Welcome to the Macmillan Brown Centre for Pacific Studies
Kia ora; Fakalofa lahi atu; Halo olgeta; Malo e lelei; Ni sa bula; Salaam alaykum; Kaise;Aloha; Kia orana; Kam na mauri; Talofa lava; Kaselehlia; Yokwe; Nǐ hǎo yuèyǔ; Hafadai; Greetings.
Professor Brij Lal (ANU) in full flight during his keynote address to our recent research symposium.
On 5 June Professor Paul Millar, Head of HACA, and Associate Professor Lyndon Fraser, Acting Co-ordinator of the Macmillan Brown Centre for Pacific Studies, welcomed visitors from India, Australia and Fiji to the research symposium ‘Health, Migration and Labour in The South Pacific’.
Cheaper power options for Pacific nations studied
A University of Canterbury researcher is investigating project management issues relating to development projects that provide cheaper power options for Pacific island nations.
News and Events
2014 Courses in Pacific Studies
Kathy Foi is joint Macmillan Brown Centre for Pacific Studies and Department of History visiting scholar from 16 August to 1 September. Kathy is writing her MA thesis at University of the South Pacific on History. Her research is on Twomey hospital (patients and their treatment esp with the introduction of MDT). Her other area of interest is Catholic History in Fiji. Kathy’s father did part of his medical training on Makogai and worked with the Twomey patients from 1989 – 2003. While visiting UC Kathy will be conducting research and helping in identifying and cataloging artifacts and images from the Pacific Leprosy Foundation Archive held in the Macmillan Brown Library. On 28 August, Kathy will also be presenting at the UC Pacific Development Group's 'Pasifika Research Symposium' a talanoa (story) on the experience of leprosy patients on Makogai Island Fiji. For more information on her presentation please see: http://www.canterbury.ac.nz/pacificstudents/symposium/index.shtml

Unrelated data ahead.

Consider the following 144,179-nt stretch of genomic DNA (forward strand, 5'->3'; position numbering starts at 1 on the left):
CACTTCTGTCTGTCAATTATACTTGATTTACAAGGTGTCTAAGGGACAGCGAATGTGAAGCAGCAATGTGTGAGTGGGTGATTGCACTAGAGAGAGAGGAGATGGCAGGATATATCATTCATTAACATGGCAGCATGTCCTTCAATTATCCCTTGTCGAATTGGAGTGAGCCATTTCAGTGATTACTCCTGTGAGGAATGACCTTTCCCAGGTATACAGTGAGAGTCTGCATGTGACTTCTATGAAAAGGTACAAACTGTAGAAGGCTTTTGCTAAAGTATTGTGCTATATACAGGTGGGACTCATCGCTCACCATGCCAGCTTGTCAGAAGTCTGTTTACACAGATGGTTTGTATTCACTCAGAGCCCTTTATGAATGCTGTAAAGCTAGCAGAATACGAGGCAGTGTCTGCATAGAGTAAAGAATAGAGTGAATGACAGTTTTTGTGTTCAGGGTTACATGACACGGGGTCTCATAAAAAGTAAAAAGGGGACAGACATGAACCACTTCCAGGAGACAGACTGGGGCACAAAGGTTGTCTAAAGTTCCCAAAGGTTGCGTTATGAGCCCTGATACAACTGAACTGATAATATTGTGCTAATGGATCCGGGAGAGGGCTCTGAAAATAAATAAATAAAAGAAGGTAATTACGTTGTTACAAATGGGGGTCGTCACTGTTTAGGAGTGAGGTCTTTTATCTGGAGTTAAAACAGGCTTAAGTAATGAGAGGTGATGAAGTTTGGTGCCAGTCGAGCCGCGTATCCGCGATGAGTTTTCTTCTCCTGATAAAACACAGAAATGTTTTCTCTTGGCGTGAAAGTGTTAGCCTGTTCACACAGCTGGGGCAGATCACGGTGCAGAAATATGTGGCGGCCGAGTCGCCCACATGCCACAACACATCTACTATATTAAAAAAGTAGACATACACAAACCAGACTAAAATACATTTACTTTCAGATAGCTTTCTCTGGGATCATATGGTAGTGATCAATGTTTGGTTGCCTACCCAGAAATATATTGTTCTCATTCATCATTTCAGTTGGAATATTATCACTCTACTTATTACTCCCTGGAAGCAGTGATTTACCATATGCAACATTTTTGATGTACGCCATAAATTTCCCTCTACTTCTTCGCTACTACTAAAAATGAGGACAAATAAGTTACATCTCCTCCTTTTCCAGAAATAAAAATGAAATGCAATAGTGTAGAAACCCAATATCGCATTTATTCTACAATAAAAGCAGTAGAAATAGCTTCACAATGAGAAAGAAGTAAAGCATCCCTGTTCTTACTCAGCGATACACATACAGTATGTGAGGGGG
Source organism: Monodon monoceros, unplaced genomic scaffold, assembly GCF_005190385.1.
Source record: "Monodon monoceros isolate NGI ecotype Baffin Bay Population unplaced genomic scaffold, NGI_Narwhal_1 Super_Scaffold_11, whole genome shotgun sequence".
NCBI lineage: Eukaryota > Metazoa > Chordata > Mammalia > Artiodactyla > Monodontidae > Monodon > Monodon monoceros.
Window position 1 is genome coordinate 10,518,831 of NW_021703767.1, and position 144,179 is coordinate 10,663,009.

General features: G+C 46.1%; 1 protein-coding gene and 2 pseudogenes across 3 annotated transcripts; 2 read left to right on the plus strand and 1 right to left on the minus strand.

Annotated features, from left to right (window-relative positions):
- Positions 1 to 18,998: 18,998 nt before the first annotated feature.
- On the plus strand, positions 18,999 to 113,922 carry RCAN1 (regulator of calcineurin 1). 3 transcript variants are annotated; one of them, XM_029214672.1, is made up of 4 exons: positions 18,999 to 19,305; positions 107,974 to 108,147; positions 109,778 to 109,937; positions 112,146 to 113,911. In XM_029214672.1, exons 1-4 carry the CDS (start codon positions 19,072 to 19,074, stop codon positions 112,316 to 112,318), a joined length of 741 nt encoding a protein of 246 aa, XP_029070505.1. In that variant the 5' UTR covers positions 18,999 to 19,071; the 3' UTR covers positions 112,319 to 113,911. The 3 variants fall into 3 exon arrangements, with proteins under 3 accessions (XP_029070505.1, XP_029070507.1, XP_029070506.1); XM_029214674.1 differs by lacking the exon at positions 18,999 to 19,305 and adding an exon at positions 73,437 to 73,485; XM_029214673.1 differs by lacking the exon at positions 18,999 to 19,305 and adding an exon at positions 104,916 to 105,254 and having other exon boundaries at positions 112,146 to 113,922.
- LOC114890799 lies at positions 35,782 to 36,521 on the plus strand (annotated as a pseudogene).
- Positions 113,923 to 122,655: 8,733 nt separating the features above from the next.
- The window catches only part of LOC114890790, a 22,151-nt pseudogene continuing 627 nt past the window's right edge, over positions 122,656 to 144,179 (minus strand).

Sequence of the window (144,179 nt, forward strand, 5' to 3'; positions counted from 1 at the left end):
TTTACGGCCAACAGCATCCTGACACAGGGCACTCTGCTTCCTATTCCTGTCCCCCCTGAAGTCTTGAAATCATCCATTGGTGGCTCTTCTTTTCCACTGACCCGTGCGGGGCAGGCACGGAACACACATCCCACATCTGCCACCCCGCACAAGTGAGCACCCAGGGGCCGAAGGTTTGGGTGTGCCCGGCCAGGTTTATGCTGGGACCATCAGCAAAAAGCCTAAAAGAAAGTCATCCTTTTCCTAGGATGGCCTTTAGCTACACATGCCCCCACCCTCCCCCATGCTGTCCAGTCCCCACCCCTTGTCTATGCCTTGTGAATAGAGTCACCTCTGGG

Winding Up The British Empire in the Pacific Islands
Professor W. David McIntyre (Macmillan Brown Centre for Pacific Studies) has published Winding Up The British Empire in the Pacific Islands (Oxford and New York: Oxford University Press, 2014).
This important study forms part of the Companion Series to the Oxford History of the British Empire.
The book highlights the impact of ‘international anti-colonialism’ on British policy in the Pacific’s ‘grand transition’ and considers the roles played by Australia and New Zealand. McIntyre argues that the ‘death warrant’ of Empire took place much later than previously thought: a Heath government review in 1973 ‘promoted accelerated decolonization which was brought to fruition by the later Callaghan and Thatcher governments’.